Coming at these issues with a judgment free attitude is key, because let’s face it – when our kids are away at school, we have no way of knowing what they are doing, and they are legal adults who don’t need our permission to engage in any type of relationship. If we want to be able to have honest discussions about all aspects of health with them, we need them to know we love and care for them above all else, even if what they are doing has not been our lived experience or we don’t endorse some of their decisions.

    If you or your college student are looking for information on any health-related topic, a great place to start is the Resource page at the American College Health Association site, www.acha.org

    For a Situation Summary of the current monkeypox outbreak, you can consult the CDC (Center for Disease Control and Prevention)

    And consider passing along this excellent resource from www.healthline.com on “Where to Get Free or
    Lower-Cost STI (Sexually Transmitted Infection) Testing in Each State.”

    - Marybeth Loyd Bock, MPH
    ... See MoreSee Less

    Summer is the perfect time for college kids to catch up on medical and dental appointments.  And it’s also an opportunity to launch a discussion about their sexual health.  Is this a topic that your student is open about with you?  Some of our kids tell us everything, some of them edit out things that make them – or us - uncomfortable, and some of them rarely talk about anything more personal than what they’re laughing at on Tik Tok.  Here’s a tip if you have a kid who never talks about anything related to relationships or sex. Use any number of current events to broach the subject. Rising monkeypox cases, reproductive rights, and Pride month have all been in the news and are “tip of the iceberg” topics that can get your college student to open up and start talking.  Whether you know they are or are not sexually active, it’s always a good idea to let our college kids know that we are continuously there to answer any questions, provide resources, and support them in making healthy decisions about things like intimate relationships, consent, contraception, and STD testing.  Coming at these issues with a judgment free attitude is key, because let’s face it – when our kids are away at school, we have no way of knowing what they are doing, and they are legal adults who don’t need our permission to engage in any type of relationship. If we want to be able to have honest discussions about all aspects of health with them, we need them to know we love and care for them above all else, even if what they are doing has not been our lived experience or we don’t endorse some of their decisions.  If you or your college student are looking for information on any health-related topic, a great place to start is the Resource page at the American College Health Association site, www.acha.org  For a Situation Summary of the current monkeypox outbreak, you can consult the CDC (Center for Disease Control and Prevention)  And consider passing along this excellent resource from www.healthline.com on “Where to Get Free or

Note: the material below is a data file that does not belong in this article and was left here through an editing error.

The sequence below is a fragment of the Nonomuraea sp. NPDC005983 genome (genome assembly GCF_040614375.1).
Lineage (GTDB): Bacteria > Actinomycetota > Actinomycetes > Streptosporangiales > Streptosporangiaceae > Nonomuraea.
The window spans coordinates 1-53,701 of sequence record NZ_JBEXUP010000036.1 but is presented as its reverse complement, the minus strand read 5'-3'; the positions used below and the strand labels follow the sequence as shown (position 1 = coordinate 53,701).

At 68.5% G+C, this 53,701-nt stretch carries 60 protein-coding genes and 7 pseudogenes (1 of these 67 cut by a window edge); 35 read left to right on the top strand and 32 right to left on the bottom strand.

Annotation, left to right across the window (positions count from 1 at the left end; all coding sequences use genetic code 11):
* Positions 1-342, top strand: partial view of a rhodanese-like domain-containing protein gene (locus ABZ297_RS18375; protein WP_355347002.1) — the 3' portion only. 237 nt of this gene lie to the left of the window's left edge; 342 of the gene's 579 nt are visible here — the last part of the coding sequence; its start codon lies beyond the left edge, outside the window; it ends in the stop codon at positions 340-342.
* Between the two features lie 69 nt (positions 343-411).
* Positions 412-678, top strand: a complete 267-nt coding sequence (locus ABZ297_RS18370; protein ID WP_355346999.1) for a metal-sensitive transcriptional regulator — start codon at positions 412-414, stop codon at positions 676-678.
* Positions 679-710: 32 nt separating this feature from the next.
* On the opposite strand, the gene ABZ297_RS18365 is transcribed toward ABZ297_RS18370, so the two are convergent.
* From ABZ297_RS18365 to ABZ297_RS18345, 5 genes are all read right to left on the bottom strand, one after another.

Lower-Cost STI (Sexually Transmitted Infection) Testing in Each State.”  - Marybeth Loyd Bock, MPH